But you can’t survive like that for long at the big-league level. The hitters are too good; too aware of when a guy on the mound is searching and can’t locate. So, the Astros waited Pearson out in his third inning, as Yuli Gurriel drew a four-pitch, one-out walk, before Kyle Tucker got ahead, 3-1, and sent a ball to the right field wall for a triple. When Robel Garcia — a lifetime .236 hitter in nearly 400 minor-league games — rifled another base hit into right two pitches later, Montoyo didn’t hesitate. Pearson’s day was done.
Ultimately, he used 64 pitches — only 28 of them strikes — to record seven outs. His pitch chart paints the picture of an erratic young arm whose command came and went over 2.1 innings, but mostly went:
“It’s definitely a work in progress. I obviously can’t say that I’ve figured everything out with how I pitched today,” Pearson said. “But I’ll go back to my bullpens this week and get back off the mound. And work on commanding the heater and throwing strikes. That’s all I can really do right now.”
Now the Blue Jays have to decide where they, and Pearson, go from here. What makes the most sense? Do you send Pearson back to triple-A to keep working on it? He clearly needs to continue refining his new mechanics. But you’d be dealing a top prospect a demoralizing blow. What would it do to his confidence if he’s made to feel like he’s perpetually one bad outing from a demotion?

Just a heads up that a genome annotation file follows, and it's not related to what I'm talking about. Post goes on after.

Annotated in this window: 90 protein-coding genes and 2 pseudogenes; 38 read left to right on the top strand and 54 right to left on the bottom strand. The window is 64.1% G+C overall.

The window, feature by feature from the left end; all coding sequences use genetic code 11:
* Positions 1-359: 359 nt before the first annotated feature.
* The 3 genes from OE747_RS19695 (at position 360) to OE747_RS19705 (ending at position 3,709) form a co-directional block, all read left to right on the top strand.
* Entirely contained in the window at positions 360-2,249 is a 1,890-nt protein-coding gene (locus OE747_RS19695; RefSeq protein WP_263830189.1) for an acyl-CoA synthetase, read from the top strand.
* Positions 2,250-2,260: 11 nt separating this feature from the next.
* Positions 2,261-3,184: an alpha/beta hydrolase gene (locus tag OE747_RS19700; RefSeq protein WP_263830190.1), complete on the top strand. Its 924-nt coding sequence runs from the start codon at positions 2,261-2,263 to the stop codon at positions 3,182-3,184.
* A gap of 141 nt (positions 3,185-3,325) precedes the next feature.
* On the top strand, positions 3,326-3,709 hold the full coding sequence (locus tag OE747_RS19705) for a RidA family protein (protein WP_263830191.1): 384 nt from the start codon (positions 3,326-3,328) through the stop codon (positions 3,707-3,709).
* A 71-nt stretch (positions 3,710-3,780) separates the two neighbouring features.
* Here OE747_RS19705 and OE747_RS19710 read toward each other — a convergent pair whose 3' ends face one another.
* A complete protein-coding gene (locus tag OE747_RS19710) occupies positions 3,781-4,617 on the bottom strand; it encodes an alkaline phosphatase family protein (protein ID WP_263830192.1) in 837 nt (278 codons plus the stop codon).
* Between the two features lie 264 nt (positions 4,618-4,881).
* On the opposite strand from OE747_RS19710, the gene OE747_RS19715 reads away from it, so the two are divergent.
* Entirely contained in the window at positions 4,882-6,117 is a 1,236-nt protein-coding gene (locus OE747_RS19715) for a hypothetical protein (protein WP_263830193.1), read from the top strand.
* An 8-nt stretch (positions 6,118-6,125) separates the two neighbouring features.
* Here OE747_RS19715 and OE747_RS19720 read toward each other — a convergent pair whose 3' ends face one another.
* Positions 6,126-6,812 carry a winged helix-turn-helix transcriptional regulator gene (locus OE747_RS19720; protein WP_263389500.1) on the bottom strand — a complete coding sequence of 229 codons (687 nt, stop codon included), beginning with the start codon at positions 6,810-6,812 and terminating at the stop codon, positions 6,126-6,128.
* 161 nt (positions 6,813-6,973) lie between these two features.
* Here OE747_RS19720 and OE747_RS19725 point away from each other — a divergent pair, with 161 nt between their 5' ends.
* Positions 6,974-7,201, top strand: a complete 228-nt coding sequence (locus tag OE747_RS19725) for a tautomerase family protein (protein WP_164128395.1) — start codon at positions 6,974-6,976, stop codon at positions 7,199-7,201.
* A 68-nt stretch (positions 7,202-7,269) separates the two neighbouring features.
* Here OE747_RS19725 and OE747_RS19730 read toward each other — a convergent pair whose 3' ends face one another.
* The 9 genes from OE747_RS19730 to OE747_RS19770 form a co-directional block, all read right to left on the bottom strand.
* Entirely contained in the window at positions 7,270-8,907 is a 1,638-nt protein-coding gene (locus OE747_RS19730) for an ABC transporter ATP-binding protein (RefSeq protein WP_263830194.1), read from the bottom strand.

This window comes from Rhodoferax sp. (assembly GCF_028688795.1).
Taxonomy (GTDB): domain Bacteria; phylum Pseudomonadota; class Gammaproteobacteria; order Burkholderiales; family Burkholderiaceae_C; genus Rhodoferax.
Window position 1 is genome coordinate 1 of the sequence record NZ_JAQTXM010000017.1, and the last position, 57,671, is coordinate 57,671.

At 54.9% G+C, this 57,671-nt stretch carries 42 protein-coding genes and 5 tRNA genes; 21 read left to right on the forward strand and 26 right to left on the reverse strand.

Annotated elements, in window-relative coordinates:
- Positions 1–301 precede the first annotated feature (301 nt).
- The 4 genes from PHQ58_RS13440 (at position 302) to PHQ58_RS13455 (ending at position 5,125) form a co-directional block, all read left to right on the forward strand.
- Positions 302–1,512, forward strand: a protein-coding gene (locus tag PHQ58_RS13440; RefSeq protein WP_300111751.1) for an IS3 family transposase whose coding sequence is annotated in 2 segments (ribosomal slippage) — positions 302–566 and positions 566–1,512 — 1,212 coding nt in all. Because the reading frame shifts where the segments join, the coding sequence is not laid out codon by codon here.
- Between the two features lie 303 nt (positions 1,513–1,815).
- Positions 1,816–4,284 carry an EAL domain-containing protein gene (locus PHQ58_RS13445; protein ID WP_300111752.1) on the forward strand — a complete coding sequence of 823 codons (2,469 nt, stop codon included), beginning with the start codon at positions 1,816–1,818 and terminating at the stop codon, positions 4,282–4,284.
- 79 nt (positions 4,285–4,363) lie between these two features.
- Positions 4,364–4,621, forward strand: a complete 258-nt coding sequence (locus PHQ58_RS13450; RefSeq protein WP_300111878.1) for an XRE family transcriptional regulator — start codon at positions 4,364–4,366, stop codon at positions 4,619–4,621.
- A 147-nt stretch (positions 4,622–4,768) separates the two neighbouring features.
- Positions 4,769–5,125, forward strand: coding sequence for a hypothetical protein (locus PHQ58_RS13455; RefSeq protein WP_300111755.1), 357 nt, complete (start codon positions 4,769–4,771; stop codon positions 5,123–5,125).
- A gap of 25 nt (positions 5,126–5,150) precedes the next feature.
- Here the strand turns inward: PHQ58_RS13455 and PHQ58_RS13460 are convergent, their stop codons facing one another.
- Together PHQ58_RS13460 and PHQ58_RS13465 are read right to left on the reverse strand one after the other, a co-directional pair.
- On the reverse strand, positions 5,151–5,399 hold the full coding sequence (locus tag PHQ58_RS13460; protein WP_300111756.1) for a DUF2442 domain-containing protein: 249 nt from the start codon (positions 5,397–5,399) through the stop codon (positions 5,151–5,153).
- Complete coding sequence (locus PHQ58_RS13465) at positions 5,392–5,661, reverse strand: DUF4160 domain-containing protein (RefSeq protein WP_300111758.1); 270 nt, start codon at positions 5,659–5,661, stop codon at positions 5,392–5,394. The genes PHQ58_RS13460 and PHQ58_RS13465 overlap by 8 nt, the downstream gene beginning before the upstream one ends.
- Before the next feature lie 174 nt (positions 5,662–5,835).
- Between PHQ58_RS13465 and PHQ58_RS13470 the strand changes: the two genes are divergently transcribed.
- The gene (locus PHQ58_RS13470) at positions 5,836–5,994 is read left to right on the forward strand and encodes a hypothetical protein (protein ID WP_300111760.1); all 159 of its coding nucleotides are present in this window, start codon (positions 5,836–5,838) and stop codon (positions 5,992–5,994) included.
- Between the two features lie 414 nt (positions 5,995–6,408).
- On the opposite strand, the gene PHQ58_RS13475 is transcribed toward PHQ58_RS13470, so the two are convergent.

And can you afford to commit to keeping one of your highest-upside arms out of the majors for who knows how long at a time when you desperately need innings covered? Shouldn’t you at least give him a mulligan and a fresh shot in five days? Maybe Walker can help Pearson find something in a bullpen between outings. Maybe Pearson just needed to get the first-MLB-start-in-seven-months nerves out of the way and will be more poised his next time out.
But maybe what happened Sunday happens again. Maybe, at that point, the Blue Jays won’t be positioned to cover nearly six innings behind Pearson. Maybe there won’t be a scheduled off-day conveniently following. Maybe another brief, ineffective start creates greater roster consequences than merely a rough afternoon for a still-developing kid.